Performance Of Experimental Tests Of The Predictions By Several Independent Experimenters

The fourth and final step involved in the scientific method is the performance of experimental tests of the predictions by several independent experimenters.  This aspect actually denotes whether or not the hypothesis is supported by the results.  Once the experimentation has been conducted and predicted results achieved, the hypothesis is reflected to be plausible.  The experiment must be a controlled experiment performed by several independent experimenters.  The forensic examiners, scientists must “contrast an ‘experimental group’ with a ‘control group.’” (Carter, 1996, 15.)  The replication aspect, several experiments, is critical.  The experimentation should be attempted various times on various subjects.  This is imperative to determine that a result is not simply coincidental, rather intended and certain.

Forensics science is critical in the application to law and legal questions as justice is hinging on steadfast and accurate results.  Fortunately, science and technology have vastly improved in recent years to reduce the number of erroneous indictments and convictions for the innocent.  Likewise, this discipline is reaching perfection in that an offender or culprit is almost certain to be apprehended given the likelihood that minute strands of trace evidence is almost always located at the scene of a crime.

Striving for excellence is oftentimes accompanied by adversity, as in Galileo’s stance; according to Bergman, “the actual threat of Galileo to his contemporary scientists was less his position on heliocentricity than his insistence on observation, research, and experimentation to determine reality. It was for this reason that G. A. Magnini, an eminent astronomy professor at Bologna, openly declared that Galileo’s observations, which indicated that Jupiter had satellites, and must be incorrect. Although the scientific revolution emerged gradually, and many of Galileo’s ideas can be traced to before the thirteenth century, Galileo openly challenged the whole system of determining truth that existed then, and therein lay most of his problems” (Bergman, 2004, ¶20.)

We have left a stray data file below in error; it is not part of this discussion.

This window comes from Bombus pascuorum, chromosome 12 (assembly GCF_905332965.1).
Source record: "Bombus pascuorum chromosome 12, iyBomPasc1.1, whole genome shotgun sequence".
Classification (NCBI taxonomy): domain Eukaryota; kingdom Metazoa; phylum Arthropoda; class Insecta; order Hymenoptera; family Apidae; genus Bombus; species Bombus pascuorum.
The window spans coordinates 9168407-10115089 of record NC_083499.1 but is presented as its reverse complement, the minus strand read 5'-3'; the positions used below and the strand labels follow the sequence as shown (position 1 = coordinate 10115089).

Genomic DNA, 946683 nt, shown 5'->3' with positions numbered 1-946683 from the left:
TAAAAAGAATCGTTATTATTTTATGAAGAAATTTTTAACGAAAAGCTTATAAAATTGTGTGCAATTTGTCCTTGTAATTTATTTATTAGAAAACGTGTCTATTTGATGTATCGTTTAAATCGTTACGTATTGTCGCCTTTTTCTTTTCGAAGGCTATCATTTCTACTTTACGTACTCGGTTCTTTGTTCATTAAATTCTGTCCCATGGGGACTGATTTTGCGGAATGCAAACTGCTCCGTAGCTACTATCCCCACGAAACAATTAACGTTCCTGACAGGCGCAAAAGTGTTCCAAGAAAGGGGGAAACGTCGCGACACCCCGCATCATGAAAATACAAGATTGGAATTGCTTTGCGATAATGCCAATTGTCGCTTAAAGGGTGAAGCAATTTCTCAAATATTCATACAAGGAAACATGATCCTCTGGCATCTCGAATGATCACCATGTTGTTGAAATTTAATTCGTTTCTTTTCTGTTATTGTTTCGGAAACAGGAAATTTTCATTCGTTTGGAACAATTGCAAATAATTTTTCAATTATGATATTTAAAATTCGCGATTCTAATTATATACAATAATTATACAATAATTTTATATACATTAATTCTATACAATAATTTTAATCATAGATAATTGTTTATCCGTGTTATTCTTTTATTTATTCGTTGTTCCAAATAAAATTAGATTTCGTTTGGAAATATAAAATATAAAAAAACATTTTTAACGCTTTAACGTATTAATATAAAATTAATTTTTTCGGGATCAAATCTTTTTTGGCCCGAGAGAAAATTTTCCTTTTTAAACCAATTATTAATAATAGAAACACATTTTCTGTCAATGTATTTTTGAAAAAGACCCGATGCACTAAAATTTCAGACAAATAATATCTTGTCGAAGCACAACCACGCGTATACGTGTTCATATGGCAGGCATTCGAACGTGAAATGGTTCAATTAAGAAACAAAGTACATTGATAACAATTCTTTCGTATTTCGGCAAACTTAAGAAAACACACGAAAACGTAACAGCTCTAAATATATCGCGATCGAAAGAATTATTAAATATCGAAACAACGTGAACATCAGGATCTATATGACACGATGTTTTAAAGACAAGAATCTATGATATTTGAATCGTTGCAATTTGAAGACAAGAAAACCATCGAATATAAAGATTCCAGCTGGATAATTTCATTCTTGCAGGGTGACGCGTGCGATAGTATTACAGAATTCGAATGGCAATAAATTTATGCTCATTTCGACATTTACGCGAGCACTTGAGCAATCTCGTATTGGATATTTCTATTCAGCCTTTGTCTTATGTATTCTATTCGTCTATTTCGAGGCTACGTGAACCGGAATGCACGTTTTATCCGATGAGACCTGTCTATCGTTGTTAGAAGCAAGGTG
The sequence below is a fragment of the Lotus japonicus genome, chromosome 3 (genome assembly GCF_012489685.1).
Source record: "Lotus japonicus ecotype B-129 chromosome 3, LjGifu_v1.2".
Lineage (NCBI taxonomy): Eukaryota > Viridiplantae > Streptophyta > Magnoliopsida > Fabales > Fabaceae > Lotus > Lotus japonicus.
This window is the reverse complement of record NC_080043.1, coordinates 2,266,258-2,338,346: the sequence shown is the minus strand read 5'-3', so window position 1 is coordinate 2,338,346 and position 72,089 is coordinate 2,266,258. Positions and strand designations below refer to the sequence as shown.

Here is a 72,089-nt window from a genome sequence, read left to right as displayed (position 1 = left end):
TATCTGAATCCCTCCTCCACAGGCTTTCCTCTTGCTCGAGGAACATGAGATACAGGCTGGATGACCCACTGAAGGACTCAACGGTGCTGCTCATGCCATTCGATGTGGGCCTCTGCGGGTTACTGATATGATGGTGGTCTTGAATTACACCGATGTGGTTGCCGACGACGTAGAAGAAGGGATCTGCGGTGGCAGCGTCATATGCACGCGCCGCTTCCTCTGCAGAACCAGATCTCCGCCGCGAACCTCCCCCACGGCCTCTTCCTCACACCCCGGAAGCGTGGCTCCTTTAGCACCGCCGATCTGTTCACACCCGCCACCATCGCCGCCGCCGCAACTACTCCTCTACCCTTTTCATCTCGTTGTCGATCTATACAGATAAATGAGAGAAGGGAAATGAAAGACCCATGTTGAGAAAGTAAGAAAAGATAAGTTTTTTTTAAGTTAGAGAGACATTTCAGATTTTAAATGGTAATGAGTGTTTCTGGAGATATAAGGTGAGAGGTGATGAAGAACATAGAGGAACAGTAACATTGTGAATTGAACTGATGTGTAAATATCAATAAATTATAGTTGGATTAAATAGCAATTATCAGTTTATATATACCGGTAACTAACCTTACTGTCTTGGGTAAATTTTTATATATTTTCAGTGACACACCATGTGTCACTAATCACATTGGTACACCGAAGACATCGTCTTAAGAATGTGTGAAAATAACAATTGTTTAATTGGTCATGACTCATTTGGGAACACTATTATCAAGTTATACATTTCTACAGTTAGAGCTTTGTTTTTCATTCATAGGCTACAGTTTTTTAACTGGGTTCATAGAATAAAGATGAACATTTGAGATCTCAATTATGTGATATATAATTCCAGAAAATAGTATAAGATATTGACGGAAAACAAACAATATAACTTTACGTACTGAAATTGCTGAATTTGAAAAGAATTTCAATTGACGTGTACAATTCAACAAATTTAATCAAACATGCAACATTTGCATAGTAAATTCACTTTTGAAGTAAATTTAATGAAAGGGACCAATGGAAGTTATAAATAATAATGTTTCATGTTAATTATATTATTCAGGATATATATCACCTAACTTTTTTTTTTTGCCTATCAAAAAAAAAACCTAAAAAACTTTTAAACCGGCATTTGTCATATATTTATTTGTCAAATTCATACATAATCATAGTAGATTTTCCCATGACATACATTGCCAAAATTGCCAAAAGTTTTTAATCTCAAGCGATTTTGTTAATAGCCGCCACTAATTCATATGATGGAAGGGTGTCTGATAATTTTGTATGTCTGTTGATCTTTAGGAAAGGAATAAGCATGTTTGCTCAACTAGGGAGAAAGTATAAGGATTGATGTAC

Conclusion

This essay has discussed the four steps of the scientific method in relationship to forensic science, providing examples of how each step is incorporated into the process during a criminal investigation.  The accuracy of the findings of forensic examination is critical in the public’s reliance and the credibility of the criminal justice process.  It is important that evidence is not compromised for these experts to perform their craft with conviction.

References

Bergman, J. (2004). The Great Galileo Myth. Retrieved February 3, 2008, from A.D.A.M. Web site: http://www.adam.com.au/bstett/ReligGalileoMyth95.htm

Carter, J. (1996). The Scientific Method. Retrieved February 3, 2008, from University of Cincinnati Web site: http://biology.clc.uc.edu/courses/bio104/sci_meth.htm

Wolfs, F. (2007).  Appendix E. Introduction to the Scientific Method. Retrieved February 3, 2008, from University of Rochester Web site: http://teacher.nsrl.rochester.edu/phy_labs/AppendixE/AppendixE.html